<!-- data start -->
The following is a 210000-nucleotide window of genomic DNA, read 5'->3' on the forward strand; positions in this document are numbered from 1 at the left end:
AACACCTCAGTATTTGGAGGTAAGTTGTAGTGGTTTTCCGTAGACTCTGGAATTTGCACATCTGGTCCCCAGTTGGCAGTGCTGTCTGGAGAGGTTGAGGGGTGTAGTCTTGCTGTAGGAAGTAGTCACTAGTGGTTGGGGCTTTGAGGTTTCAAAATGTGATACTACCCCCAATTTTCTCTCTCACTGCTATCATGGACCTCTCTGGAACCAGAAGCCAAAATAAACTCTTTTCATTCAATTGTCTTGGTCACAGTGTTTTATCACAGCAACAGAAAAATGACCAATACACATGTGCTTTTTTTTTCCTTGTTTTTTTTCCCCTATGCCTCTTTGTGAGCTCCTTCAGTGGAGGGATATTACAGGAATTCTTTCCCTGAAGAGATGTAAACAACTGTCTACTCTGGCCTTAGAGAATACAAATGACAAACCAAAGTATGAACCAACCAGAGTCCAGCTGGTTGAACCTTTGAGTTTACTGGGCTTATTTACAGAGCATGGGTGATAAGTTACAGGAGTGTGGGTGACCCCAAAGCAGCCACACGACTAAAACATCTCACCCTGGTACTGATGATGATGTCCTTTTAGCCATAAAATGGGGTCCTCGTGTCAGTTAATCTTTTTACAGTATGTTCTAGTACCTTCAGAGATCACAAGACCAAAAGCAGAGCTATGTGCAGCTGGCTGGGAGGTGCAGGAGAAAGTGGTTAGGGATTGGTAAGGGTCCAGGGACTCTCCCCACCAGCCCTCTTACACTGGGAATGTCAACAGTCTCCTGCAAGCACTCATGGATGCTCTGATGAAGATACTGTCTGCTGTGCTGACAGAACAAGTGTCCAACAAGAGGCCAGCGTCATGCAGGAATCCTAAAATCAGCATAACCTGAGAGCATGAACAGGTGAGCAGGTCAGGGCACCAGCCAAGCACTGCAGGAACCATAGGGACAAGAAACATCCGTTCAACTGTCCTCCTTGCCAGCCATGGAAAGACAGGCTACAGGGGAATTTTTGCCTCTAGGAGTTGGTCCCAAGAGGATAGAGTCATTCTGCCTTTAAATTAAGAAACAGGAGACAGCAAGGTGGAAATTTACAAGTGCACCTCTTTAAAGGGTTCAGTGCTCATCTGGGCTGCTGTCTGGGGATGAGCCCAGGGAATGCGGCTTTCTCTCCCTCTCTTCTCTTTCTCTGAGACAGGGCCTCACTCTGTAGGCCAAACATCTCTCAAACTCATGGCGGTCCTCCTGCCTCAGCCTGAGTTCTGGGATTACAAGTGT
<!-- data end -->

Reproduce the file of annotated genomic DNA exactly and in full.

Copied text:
The following is a 210000-nucleotide window of genomic DNA, read 5'->3' on the forward strand; positions in this document are numbered from 1 at the left end:
AACACCTCAGTATTTGGAGGTAAGTTGTAGTGGTTTTCCGTAGACTCTGGAATTTGCACATCTGGTCCCCAGTTGGCAGTGCTGTCTGGAGAGGTTGAGGGGTGTAGTCTTGCTGTAGGAAGTAGTCACTAGTGGTTGGGGCTTTGAGGTTTCAAAATGTGATACTACCCCCAATTTTCTCTCTCACTGCTATCATGGACCTCTCTGGAACCAGAAGCCAAAATAAACTCTTTTCATTCAATTGTCTTGGTCACAGTGTTTTATCACAGCAACAGAAAAATGACCAATACACATGTGCTTTTTTTTTCCTTGTTTTTTTTCCCCTATGCCTCTTTGTGAGCTCCTTCAGTGGAGGGATATTACAGGAATTCTTTCCCTGAAGAGATGTAAACAACTGTCTACTCTGGCCTTAGAGAATACAAATGACAAACCAAAGTATGAACCAACCAGAGTCCAGCTGGTTGAACCTTTGAGTTTACTGGGCTTATTTACAGAGCATGGGTGATAAGTTACAGGAGTGTGGGTGACCCCAAAGCAGCCACACGACTAAAACATCTCACCCTGGTACTGATGATGATGTCCTTTTAGCCATAAAATGGGGTCCTCGTGTCAGTTAATCTTTTTACAGTATGTTCTAGTACCTTCAGAGATCACAAGACCAAAAGCAGAGCTATGTGCAGCTGGCTGGGAGGTGCAGGAGAAAGTGGTTAGGGATTGGTAAGGGTCCAGGGACTCTCCCCACCAGCCCTCTTACACTGGGAATGTCAACAGTCTCCTGCAAGCACTCATGGATGCTCTGATGAAGATACTGTCTGCTGTGCTGACAGAACAAGTGTCCAACAAGAGGCCAGCGTCATGCAGGAATCCTAAAATCAGCATAACCTGAGAGCATGAACAGGTGAGCAGGTCAGGGCACCAGCCAAGCACTGCAGGAACCATAGGGACAAGAAACATCCGTTCAACTGTCCTCCTTGCCAGCCATGGAAAGACAGGCTACAGGGGAATTTTTGCCTCTAGGAGTTGGTCCCAAGAGGATAGAGTCATTCTGCCTTTAAATTAAGAAACAGGAGACAGCAAGGTGGAAATTTACAAGTGCACCTCTTTAAAGGGTTCAGTGCTCATCTGGGCTGCTGTCTGGGGATGAGCCCAGGGAATGCGGCTTTCTCTCCCTCTCTTCTCTTTCTCTGAGACAGGGCCTCACTCTGTAGGCCAAACATCTCTCAAACTCATGGCGGTCCTCCTGCCTCAGCCTGAGTTCTGGGATTACAAGTGT